at home in... w| Gerald Zhang-Schmidt

Look Closer, Learn More, #GetAtHome In This World

Tag: personal development Page 1 of 2

The Challenge of a Normal-Better Life

A person’s life typically feels normal to them, right?

Sure, it may be more or less average, but you have to have something to compare your life with (and the time and a reason to stop and compare it) to notice how much it is or is not so ordinary.

Even then, as your everyday lived experience, it is your normal.

The problem – and the potential – with life nowadays is that we see many examples of the extraordinary, and we have ideas (notions, fancies?) of ourselves and our lives as we wish they (and we) were.

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Footsteps in the Sand

The Really Hard Thing To Do

Know this feeling?

You are in a routine. A rut. You do what you have come to usually do, what became normal and necessary – and you are bored out of your mind. Life is so dull; it’s always the same…

Modern times and media seem to have made that ordinary situation all the worse.

While you live a boring life, the people you see on Instagram or Youtube – not to forget TV – seem to have such interesting and exciting lives.

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Natural Born Heroes book cover

High Time for “Natural Born Heroes”

Talk of heroes seems stale when it takes (only?) an eponymous action camera for one to “Be a Hero” – and yet, from the author of “Born to Run” comes a new tale of heroic outcasts that is also a wake-up call for the everyday person to become a hero…

What Hero?

Chris McDougall’s latest book, “Natural Born Heroes,” out April 14, 2015 strikes at an issue that is at the heart of some current confusion:

For one, talking of “heroes” seems a thing of the (mythical) past at best, a failed understanding of human imperfection at worst.

It’s become a label affixed to people doing what they prepared to do (like firefighters; just think of all the “heroes of 9/11″…).
It’s attached to people doing something that’s simply human: caring and being strong for others.
And, worst of all, it’s the tagline for Youtube “heroics” that are just action sports, if that.

Even worse, our idols seem far from any heroic ideals.
Success, in fact, seems something for sociopaths.

After all, those people upheld as great examples of success are the ones who are rich and famous (or at least rich) as – following another pattern of ‘extremization‘ – we make money the only measure. And if not money, then fame. Popularity, at least.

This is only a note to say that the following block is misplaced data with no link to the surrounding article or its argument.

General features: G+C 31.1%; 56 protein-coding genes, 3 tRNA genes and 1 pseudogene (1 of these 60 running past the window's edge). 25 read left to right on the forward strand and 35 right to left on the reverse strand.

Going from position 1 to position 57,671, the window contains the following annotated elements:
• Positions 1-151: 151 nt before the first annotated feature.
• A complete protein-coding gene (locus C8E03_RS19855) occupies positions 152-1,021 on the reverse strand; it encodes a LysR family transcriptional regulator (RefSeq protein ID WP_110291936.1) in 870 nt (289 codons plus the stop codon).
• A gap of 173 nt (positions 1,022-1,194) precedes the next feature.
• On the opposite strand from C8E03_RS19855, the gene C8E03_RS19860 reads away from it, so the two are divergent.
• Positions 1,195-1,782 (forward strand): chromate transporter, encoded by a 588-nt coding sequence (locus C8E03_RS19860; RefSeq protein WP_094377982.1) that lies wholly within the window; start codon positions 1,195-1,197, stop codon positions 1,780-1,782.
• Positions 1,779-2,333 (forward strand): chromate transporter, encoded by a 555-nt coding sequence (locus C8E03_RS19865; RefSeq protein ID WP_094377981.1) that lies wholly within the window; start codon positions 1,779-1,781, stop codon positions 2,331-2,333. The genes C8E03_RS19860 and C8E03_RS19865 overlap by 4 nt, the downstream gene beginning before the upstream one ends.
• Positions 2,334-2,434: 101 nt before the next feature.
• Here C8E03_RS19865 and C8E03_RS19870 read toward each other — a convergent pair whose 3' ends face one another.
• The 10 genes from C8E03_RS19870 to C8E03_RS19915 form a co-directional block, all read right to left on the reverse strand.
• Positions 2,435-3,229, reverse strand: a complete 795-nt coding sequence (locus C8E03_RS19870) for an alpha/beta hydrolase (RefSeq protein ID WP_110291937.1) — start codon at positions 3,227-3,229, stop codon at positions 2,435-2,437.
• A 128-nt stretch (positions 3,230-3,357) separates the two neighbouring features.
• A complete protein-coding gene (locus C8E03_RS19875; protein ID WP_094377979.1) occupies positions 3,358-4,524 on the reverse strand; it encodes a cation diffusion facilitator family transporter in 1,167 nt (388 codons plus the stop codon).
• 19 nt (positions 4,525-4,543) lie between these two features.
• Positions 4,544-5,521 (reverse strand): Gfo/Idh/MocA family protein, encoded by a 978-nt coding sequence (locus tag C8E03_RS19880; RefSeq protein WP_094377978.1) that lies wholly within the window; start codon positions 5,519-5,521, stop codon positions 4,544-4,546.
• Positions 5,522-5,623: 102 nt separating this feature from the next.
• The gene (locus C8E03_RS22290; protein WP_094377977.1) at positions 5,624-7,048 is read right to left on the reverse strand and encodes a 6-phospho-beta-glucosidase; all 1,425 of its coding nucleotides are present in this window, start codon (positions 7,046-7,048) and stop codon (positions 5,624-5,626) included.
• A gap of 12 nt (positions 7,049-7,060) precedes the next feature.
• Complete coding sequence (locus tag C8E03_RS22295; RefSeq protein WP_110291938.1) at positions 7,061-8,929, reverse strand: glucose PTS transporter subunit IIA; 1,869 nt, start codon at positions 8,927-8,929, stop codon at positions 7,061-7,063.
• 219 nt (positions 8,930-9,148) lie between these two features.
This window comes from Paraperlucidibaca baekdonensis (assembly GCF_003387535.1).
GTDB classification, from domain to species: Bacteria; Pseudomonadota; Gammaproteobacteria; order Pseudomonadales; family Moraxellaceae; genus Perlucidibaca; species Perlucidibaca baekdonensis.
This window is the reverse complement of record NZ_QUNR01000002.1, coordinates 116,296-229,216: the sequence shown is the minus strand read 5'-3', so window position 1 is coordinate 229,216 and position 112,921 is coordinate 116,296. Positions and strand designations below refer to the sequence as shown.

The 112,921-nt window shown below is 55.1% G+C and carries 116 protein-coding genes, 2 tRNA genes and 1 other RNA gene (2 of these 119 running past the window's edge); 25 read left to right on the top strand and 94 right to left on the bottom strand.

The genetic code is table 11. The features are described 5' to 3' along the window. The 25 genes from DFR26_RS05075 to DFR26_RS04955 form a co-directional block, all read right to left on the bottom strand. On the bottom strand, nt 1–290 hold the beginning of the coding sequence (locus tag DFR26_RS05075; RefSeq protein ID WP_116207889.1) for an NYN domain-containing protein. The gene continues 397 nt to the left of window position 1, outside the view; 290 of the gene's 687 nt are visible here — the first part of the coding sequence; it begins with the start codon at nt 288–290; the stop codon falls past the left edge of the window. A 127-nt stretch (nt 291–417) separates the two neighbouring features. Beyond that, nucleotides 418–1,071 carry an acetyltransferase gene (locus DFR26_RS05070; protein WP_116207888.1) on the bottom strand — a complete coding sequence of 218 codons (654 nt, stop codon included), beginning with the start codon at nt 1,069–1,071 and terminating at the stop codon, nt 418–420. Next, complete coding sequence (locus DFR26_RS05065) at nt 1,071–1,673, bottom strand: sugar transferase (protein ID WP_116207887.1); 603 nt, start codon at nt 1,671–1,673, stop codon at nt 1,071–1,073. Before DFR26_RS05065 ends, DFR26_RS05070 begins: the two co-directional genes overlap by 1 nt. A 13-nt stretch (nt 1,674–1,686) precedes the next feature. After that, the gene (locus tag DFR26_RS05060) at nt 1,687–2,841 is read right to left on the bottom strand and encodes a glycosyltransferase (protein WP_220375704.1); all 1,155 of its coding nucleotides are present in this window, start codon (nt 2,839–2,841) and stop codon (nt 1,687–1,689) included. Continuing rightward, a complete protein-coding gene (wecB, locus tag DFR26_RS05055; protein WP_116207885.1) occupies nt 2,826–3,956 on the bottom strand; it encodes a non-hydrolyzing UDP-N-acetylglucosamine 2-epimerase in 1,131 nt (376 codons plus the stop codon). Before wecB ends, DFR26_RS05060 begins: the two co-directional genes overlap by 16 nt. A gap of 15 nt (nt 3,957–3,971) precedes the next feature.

Their character, the sources and consequences of their money, i.e. their supposed success, don’t matter anymore, then.

The good person who did some kind of heroic deed, meanwhile, is looked at somewhat askance.

“Why would you risk your life for others? What’s the profit in that?” is the immediate thought.

At the same time, though, we still want to see and respect values. We treasure the person who is strong not for himself but for others. We long for adventure and meaning.

Here, however, we also find a problem.

Reading a title like “Natural Born Heroes” will probably make you think only of people who were genetically gifted with special skills and characters.

Enough recent books have mentioned (e.g. Faster, Higher, Stronger: How Sports Science Is Creating a New Generation of Superathletes–and What We Can Learn from Them), if not been all about (e.g. The Sports Gene: Inside the Science of Extraordinary Athletic Performance), the genetic component to athletic prowess, for example.

“Me, I’m no hero,” you will more likely think.

And that’s exactly where “Natural Born Heroes” draws you in and carries you through the story of the WWII resistance fighters on Crete and McDougall’s discovery of their skills in our times.

It reads just like a story of just such people who must somehow have been gifted, only waiting for the right conditions of adversity in which to excel – but there’s an almost immediate twist:

If the people who are the heroes of that story are supposed somehow to have been born as extraordinary specimens of our species, then a hero awaits in every stereotypical basement-dwelling nerd. And every playboy and outcast and ordinary laborer.

And that is just the point.

As McDougall argues throughout the examples he gives in Natural Born Heroes, jumping between the shenanigans of our World War II resistance’s heroes on Crete and modern representatives of the skills he is talking about, the “what” of hero training is what leads to natural born / everyday heroes. And, we all could be them.

“[H]eroes [aren’t] a different breed–they just had different breeding.” (Chapter 4)

“The art of the hero wasn’t left up to chance [for much of human history]; it was a multidisciplinary endeavor devoted to optimal nutrition, physical self-mastery, and mental conditioning. The hero’s skills were studied, practiced, and perfected, then passed along… The art of the hero wasn’t about being brave; it was about being so competent that bravery wasn’t an issue. You weren’t supposed to go down for a good cause; the goal was to figure out a way not to go down at all.” (Chapter 3)

Now, I believe this is quite a re-reading of history, but as a goal, it certainly isn’t the worst.

We live in a time in which we have all the conditions for such a re-reading and such practice towards greatness, after all – and we are using them to discuss the minutiae of TV series while getting fat rather than form the fandom of life.